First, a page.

Then I met Lucy Sanders, the CEO of NCWIT. Lucy is a nerd, so we connected immediately. During her career, she worked her way up from an entry level programming job to the CTO position at a major telecommunications company (Avaya.) In our first conversation, she spoke eloquently about the issues facing women in information technology and computer science.
She hooked me when she said, “Brad, this isn’t about gender – it’s about competitiveness.”
At that moment, I started thinking about the issue in a different way. I immediately thought back to my first company, where our goal was to hire the best possible people we could find. Logically, the gender balance should be roughly 50/50 in the IT business since the skills for IT, computer science, and programming, in my opinion, don’t have any real gender linkages. But all you have to do is look around any IT organization to know the gender split is anything but 50/50.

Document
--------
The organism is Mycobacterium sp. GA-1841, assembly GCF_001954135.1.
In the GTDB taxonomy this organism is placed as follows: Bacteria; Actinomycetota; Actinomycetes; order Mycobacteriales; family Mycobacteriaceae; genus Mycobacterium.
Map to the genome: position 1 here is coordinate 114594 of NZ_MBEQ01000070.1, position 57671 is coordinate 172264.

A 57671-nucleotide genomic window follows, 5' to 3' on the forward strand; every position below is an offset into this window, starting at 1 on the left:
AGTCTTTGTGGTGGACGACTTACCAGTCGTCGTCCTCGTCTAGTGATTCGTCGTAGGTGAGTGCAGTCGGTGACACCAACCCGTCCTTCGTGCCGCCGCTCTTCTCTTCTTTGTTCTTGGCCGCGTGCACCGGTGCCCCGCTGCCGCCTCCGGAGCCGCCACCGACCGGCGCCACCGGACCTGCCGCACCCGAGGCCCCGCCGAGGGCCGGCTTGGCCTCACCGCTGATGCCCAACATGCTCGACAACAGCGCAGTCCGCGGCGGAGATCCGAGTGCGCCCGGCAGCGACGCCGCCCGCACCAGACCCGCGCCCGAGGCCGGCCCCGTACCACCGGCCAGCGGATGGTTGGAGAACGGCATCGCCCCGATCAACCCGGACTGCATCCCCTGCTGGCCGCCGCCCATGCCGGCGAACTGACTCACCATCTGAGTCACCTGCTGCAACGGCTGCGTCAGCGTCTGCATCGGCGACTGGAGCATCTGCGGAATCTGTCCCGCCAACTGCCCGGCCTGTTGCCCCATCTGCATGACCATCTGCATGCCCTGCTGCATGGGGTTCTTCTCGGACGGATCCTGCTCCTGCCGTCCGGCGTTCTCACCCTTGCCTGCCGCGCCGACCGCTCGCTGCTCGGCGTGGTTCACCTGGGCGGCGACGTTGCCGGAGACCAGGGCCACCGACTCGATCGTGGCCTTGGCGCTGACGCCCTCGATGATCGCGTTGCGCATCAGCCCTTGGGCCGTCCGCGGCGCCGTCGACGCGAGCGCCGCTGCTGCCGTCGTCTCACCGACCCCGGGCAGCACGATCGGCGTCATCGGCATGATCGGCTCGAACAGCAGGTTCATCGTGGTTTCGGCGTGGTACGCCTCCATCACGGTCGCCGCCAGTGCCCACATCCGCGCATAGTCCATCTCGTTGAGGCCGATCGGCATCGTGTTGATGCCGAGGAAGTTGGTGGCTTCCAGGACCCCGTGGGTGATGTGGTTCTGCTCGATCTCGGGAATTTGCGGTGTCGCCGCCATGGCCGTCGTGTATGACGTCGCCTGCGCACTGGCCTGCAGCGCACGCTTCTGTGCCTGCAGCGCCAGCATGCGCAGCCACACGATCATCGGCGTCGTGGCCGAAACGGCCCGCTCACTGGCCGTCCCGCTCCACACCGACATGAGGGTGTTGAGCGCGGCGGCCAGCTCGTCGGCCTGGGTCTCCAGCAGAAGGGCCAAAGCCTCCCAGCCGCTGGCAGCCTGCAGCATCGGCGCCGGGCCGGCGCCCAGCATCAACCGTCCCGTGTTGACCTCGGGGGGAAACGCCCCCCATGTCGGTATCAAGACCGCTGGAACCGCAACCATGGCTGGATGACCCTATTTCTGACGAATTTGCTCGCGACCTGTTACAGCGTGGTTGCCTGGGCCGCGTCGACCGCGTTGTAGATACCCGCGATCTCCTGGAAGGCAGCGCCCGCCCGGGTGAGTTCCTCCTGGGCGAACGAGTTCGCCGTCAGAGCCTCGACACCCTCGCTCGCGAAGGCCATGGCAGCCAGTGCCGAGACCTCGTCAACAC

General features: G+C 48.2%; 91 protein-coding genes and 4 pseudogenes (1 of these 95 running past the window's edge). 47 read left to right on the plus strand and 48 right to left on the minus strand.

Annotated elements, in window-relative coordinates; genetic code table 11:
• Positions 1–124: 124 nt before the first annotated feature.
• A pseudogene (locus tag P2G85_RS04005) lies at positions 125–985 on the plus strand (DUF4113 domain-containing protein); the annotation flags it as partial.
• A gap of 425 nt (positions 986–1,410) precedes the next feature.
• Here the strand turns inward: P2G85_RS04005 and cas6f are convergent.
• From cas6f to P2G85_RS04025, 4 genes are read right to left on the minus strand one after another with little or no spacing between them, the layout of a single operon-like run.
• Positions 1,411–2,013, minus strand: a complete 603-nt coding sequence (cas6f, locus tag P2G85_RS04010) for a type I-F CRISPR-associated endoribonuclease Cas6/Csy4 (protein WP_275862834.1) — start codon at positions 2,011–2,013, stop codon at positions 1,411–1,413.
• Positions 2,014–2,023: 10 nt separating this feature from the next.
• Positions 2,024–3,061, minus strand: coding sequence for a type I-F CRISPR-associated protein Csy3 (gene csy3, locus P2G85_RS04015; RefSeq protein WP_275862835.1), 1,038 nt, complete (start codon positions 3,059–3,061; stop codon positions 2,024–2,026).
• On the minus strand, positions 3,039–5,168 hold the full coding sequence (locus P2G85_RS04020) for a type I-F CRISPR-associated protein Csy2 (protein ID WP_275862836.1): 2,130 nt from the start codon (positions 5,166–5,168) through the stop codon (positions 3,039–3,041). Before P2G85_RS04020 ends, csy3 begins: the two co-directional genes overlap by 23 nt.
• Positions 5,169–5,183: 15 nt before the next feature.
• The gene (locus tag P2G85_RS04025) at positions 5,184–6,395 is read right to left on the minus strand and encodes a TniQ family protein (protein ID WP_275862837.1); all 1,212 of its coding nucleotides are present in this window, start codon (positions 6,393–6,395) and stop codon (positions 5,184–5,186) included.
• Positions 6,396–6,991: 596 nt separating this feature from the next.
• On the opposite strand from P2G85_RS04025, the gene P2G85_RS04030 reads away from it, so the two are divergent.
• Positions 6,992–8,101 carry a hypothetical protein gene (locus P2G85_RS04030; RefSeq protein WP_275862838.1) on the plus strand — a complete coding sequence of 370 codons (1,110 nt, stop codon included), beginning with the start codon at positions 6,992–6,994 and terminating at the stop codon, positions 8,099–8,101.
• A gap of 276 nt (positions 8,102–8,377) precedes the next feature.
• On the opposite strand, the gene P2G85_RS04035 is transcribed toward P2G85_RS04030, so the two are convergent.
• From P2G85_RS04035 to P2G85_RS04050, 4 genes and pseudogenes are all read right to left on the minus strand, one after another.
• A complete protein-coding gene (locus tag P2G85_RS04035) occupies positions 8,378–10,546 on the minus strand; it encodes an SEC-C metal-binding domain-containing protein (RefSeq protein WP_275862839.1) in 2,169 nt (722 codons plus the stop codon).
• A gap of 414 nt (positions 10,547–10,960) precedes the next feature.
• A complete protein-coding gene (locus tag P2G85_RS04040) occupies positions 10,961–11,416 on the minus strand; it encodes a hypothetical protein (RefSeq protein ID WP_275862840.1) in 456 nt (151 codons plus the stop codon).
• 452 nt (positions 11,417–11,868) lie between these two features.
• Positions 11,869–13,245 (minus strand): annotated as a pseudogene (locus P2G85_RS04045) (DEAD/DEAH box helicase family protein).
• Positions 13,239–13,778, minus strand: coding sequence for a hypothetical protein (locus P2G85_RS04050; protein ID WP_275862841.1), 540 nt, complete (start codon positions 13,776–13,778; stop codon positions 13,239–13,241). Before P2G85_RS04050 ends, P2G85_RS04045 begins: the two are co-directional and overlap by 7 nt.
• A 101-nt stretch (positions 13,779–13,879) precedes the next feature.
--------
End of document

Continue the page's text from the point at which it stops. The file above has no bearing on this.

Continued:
One can supply plenty of “quick and easy” reasons why women (and girls) don’t gravitate toward computer science and IT. It’s geeky. It’s a male-dominated culture. It’s anti-social to sit in front of a computer all day long. The work is boring. The jobs are going to all go offshore. The list goes on.
But there’s something deeper going on, and I decided I wanted to help figure it out. It dawned on me that if the U.S. wants to continue to be competitive in IT and computer science 20 years from now, the dramatic gender split that currently exists needs to be gone — for multiple reasons, not the least of which are the fundamental issues of design (if 50 percent of your users are women, don’t you want 50 percent of your designers to be women?) and supply and demand (there simply aren’t enough men to satisfy the growth of the industry.)
When Lucy approached me she was clear that she didn’t know the underlying issues. While there are plenty of hypotheses and speculation, there was, then, no central organization dedicated to figuring out what was going on, coordinating all the various groups that were working on different parts of the problem, and then implementing (and communicating) broad-based, long-term solutions. She wanted NCWIT to be that organization.
At that point, it was clear to me that NCWIT was a lot bigger than “yet another women’s organization.” Lucy is an engineer, and she’s designing a system to solve the problem. Once the design is done, she’s going to execute the solution.
That’s something to which I can subscribe, regardless of my gender.